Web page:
Published April 5, 2021
Following a vegan diet is an expression of real commitment to animal and environmental welfare – but it is a lifestyle that comes with some challenges. These include not just sourcing truly vegan food in a meat-eating world, but also ensuring that your diet contains all the nutrients you need to stay healthy, including vitamin D.
But first, the fundamentals. What actually is vitamin D? Like a number of other vitamins, it is actually a group of related nutrients rather than a single substance. The two most important for human health are D2 and D3. The latter is one of the only vitamins which can be generated by the body itself: it is produced from cholesterol within skin cells on exposure to sunlight.
But sunlight – especially in colder countries – is not a reliable source of this important nutrient, which, amongst other roles, helps the body to properly absorb minerals like magnesium, and crucially, phosphorus and calcium, both of which are essential building blocks for healthy bones. It also plays an important role in maintaining a healthy immune system. Low levels of vitamin D may increase the risk of developing autoimmune disorders and catching infections.
Vitamin D deficiency is surprisingly common in countries with a colder climate. A lack can lead to brittle bones, increasing the risk of fractures and breaks. A significant vitamin D deficiency in childhood can trigger the serious bone disorder, rickets.
Dietary vitamin D
So if exposure to sunlight can’t be relied upon, which foods can you eat to ensure health?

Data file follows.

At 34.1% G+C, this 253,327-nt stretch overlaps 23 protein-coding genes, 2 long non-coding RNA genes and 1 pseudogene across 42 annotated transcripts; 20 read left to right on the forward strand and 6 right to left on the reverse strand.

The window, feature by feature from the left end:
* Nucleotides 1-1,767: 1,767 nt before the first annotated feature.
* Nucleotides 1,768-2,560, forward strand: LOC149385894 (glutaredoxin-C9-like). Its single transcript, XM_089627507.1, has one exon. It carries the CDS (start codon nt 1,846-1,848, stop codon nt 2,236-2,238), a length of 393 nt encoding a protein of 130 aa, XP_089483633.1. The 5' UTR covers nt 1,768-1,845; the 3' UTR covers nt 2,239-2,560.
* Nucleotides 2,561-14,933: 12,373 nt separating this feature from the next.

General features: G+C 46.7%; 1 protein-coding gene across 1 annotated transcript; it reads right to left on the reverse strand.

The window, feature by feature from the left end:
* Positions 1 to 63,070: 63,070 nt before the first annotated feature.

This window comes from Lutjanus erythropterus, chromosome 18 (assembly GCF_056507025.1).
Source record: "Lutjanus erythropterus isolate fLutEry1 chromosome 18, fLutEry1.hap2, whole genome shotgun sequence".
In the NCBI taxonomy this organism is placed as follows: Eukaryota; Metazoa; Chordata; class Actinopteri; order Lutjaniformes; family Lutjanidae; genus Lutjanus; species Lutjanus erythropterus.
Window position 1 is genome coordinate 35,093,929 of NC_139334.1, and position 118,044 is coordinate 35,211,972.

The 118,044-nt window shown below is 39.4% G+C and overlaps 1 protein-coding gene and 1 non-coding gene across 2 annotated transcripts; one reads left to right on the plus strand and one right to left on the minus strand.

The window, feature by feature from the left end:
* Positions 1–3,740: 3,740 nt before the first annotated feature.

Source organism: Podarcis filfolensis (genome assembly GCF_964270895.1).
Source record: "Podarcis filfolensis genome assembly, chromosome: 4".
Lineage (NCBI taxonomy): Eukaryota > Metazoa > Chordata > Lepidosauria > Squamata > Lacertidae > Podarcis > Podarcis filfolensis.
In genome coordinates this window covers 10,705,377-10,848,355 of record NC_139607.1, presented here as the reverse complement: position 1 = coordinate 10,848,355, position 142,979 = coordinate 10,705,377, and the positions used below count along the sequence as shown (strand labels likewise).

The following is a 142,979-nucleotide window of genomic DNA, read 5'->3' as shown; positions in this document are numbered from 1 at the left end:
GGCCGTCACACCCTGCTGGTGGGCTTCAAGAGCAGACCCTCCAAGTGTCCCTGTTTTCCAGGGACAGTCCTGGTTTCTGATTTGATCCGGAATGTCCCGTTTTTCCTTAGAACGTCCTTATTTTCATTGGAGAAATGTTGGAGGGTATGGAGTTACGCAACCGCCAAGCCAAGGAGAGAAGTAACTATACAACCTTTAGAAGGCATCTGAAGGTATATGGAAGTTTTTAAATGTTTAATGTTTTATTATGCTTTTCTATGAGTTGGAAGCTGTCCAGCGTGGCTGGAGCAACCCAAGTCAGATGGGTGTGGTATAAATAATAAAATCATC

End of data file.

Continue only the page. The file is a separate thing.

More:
Two of the commonest sources of dietary vitamin D3 for most people are:
- Fish – in particular salmon and shellfish
Of course, neither of these are accessible to vegans. But fortunately, vegan-friendly sources of vitamin D do exist. Here are some of the best vitamin D foods for vegans.
Vegan vitamin D sources
Look for the following when food shopping:
Mushrooms should be close to the top of every vegan’s shopping list as they are one of only plant foods to contain natural vitamin D, specifically vitamin D2. But make sure they are not the type grown in the dark: to contain vitamin D mushrooms must be exposed to light while growing.
Fortified food products
A range of foods fortified with vitamin D are available, including orange juice and breakfast cereal. Soya milk, almond milk and rice milk are all available in fortified form as well.
These may not have been specifically made for vegans – fortified foods may be intended simply as general health boosters, to help ensure everyone receives a range of basic nutrients. But as long as these products contain a reasonable level of vitamin D they will keep you topped up: look for around 2.5 mcg or 100 international units (IU) on the label.
Vegan food supplements with no gelatine are now widely available from health food vendors. These may be multivitamin and mineral supplements intended to provide a full spectrum boost – or a more specialist product focused on a single vitamin or group of vitamins. In either case these can be an easy way to ensure your diet contains sufficient vitamin D.
Not all vitamins and minerals are absorbed in the same way. Foods high in healthy fats – for example nuts, seeds and avocados – will make vitamin D absorption much easier for your body, so try and take vitamin D supplements with your meals. According to one 2014 study, a high fat meal could increase vitamin D absorption by as much as a third.
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Written by Bev Walton
Food Writer and Nutritionist, dietician
A chef of over 35 years with experience in all types of cuisine, dietary plans, recipe development, health and nutrition. I have been writing for over 10 years for both magazines, websites and ghostwriting for ebooks, Kindle and fully published books. I have a degree in nutrition and dietetics and work with restaurants and organisations within the healthcare profession. I am also able to take high quality photographs of recipes created. No writing task is too great, and whilst I specialise in the above, I am able to write about any topic you throw at me. Member of the Guild of food writers.